A stomach-reducing operation is associated with a significantly lower long-term risk of venous-thrombo-embolic events (VTE) or deep vein thrombosis (DVT). This is the outcome of a data-analysis by a team led by dr. Maddalena Ardissino from Imperial College, London.
The tie between obesity and an elevated risk of a VTE has been well-established. It is also well known that any surgical procedure leads a raised chance of a VTE. However, there had never been any research into the effects of bariatric surgery on long-term VTE in people who were battling obesity.
Data involving 8146 British obesity-sufferers were examined. Of this group, half (4073 people) had undergone bariatric surgery, whereas the control group had not. It turns out that over a period of 10,7 years on average, just 1,7% of the first group contracted some form of thrombosis, compared to 4,4% of the patients who had not undergone surgery.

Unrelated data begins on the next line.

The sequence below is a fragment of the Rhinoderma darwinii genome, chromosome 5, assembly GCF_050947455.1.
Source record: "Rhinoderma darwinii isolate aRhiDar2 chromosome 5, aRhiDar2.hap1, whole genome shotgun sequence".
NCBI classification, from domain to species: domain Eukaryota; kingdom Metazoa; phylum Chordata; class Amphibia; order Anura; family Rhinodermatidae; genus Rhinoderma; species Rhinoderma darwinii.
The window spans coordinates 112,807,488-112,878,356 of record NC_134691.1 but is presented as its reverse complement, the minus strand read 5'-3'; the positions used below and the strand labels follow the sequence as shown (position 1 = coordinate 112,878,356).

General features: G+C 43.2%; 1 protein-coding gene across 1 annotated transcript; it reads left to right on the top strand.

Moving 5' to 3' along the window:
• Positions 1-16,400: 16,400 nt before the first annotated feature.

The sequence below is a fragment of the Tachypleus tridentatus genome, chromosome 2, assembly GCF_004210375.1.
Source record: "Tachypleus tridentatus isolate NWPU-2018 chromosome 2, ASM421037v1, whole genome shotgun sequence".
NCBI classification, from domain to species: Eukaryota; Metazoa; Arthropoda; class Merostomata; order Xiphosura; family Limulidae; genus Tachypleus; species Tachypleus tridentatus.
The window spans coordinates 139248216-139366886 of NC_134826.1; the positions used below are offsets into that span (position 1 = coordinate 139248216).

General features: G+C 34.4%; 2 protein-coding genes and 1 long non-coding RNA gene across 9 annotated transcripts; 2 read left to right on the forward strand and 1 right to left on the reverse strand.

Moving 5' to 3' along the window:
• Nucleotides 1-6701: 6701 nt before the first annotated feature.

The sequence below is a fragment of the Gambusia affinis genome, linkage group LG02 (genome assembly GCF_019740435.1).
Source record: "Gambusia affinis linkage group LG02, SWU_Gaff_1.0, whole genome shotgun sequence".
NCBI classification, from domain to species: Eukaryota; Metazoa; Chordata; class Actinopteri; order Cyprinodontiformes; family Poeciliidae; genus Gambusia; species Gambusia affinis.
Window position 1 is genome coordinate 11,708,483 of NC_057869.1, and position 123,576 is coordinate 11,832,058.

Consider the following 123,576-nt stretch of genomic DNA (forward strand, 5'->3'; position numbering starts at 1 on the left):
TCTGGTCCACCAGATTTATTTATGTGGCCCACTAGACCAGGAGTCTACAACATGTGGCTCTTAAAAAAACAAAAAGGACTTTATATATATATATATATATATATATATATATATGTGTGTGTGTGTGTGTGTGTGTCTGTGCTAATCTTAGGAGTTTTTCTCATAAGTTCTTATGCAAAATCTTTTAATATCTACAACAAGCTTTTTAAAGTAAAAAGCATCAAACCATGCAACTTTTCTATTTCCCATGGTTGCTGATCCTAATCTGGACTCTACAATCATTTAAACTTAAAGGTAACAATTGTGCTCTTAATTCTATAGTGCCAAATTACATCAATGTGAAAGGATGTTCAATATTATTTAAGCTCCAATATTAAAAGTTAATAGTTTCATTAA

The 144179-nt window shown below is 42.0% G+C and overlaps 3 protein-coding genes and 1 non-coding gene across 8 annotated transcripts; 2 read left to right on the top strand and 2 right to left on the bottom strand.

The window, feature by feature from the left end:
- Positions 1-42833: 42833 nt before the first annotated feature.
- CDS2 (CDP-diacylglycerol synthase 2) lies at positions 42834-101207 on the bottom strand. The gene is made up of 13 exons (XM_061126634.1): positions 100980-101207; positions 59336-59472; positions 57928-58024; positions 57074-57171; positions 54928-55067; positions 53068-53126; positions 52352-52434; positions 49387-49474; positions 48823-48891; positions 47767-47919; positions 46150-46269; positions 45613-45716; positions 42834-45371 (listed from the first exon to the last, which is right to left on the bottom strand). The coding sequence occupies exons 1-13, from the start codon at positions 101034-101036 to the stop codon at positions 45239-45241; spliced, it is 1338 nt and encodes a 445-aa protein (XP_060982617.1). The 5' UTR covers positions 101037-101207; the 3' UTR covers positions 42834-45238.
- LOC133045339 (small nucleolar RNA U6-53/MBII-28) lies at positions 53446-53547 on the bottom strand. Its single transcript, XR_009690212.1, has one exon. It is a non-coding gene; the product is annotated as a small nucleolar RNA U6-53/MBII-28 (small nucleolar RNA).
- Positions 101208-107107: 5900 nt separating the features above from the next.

Looking at DVT alone, the percentages are 1,1% and 3,4% respectively. The occurrence of pulmonary embolism was less affected by bariatric surgery: in both groups numbers were roughly the same. Mortality for all causes was also lower in the group that had been operated on: 1,3% compared to 4% in the control group.
The most significant drop in the VTE-risk occurred with patients who suffered from stage II obesity (BMI between 35 and 40), followed by the patients whose BMI was between 30 and 35. For patients with a BMI of 40 and over, there was no longer a significantly lower risk for a VTE.
In Belgium, bariatric surgery is covered by health insurance when the patient’s BMI is 40 or over. In some cases surgery is also performed on patients with a BMI between 35 and 40, when there are extenuating conditions such as hypertension, sleep apnea or diabetes.
According to the British researchers, the study shows that there are considerable long-term health benefits that come from bariatric surgery, and that a significantly lower risk of a thrombotic event is one of them. Even though the operation itself comes with a temporarily raised risk of a VTE, the long term effects are beneficial.
Long-term Impact of Bariatric Surgery on Venous Thromboembolic Risk: A Matched Cohort Study.
Moussa, O., Ardissino, M., Tang A. Annals of Surgery: December 17, 2019.